Who of us came back from our summer holiday raring to go and excited to be back?
The expected answer is all of us. Because we work for a charity we should be especially keen to get back to doing good and to serve the cause. It wouldn’t be right, would it, if we faced our first day back after a pleasant holiday with a wish for more time off?
Well I, for one, would happily have had a longer holiday. Two weeks plus the August Bank Holiday Monday was restorative, but it reminded me of the wider world of family and friends. It reminded me that work/life balance is often talked about but very hard to achieve. Holidays remind us that there is a wider world out there that is "normal" and less intense.
I was also reminded that the charity world that we live in is not really understood by those around us. I am not sure that our nearest and dearest know what it is we do. True there are some who have said to me that it must be particularly scary and tough for charity in the current economic climate and with Brexit looming. But they often think that all we need to do is work harder, ask nicely and focus more on the beneficiary stories and all will be fine.
I have also had quite a few conversations whilst I was away about why I chose this job and there was some surprise that this is actually a career, much like any other. A couple of people even asked if I was paid!
Now most of us are back from holiday we should be determined to be bold and confident about our chosen career. We are the third sector, a particular and necessary part of our society. From the roots of charity in medieval hospitals to Victorian philanthropy to today’s diverse and dedicated sector our charities help people every day, in the UK and right around the world. Charity, like "the poor", will always be with us if there are problems to be fixed and people concerned enough to try.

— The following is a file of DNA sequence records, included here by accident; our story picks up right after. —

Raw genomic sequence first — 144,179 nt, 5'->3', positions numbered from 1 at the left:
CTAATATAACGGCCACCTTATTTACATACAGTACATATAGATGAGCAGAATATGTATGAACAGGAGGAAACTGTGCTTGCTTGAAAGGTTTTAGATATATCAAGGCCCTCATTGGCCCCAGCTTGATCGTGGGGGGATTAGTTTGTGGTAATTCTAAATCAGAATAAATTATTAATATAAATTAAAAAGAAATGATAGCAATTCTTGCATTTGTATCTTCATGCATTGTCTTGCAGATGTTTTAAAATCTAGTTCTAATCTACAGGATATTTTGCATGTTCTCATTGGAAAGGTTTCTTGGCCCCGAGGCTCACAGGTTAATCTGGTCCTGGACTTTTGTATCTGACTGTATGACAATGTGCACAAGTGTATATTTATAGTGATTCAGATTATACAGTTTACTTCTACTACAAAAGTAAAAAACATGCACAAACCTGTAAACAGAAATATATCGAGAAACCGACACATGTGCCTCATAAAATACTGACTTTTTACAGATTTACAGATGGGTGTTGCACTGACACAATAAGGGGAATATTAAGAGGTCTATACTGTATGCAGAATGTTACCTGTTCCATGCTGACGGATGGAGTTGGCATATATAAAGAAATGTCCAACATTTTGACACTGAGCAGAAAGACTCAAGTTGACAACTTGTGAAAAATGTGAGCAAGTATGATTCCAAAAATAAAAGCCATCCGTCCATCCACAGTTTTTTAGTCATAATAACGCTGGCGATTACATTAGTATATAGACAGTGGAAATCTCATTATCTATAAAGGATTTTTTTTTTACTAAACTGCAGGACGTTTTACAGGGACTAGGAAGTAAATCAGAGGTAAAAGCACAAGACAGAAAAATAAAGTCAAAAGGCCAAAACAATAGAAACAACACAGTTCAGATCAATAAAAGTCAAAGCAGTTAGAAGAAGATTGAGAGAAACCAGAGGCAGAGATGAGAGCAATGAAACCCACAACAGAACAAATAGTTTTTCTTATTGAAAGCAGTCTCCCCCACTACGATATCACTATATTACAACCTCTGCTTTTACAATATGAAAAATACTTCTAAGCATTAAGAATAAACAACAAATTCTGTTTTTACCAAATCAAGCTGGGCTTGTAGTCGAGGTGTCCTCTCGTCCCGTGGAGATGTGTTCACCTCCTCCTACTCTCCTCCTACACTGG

For most of us our next break will be Christmas, just around the corner really. Watch out for Christmas products in the shops soon. Just between now and then can I suggest that each day we get up and go to work with the following in mind:
- Without us many will have a poorer life. We make a huge difference to a huge number
- Despite some negative headlines – and there will be more to come – the individuals we meet every day admire our dedication. They often don’t fully understand it, but that doesn’t mean they don’t value what we do
- We are a diverse sector, but we do have more in common than divides us. I would personally rather be in a room full of charity staff than in a room full of other professionals. I like the people we work with and think we are, mostly, good people
- Whilst our sector may be made up of organisations, some frighteningly large in size, we are all people with essentially the same values and motivations
If we can just get to Christmas with these in mind then I hope we can then reflect back on what has been an interesting 2016 and look forward positively to 2017.
Mark Flannagan (@MarkFlannCEO) is chief executive of Beating Bowel Cancer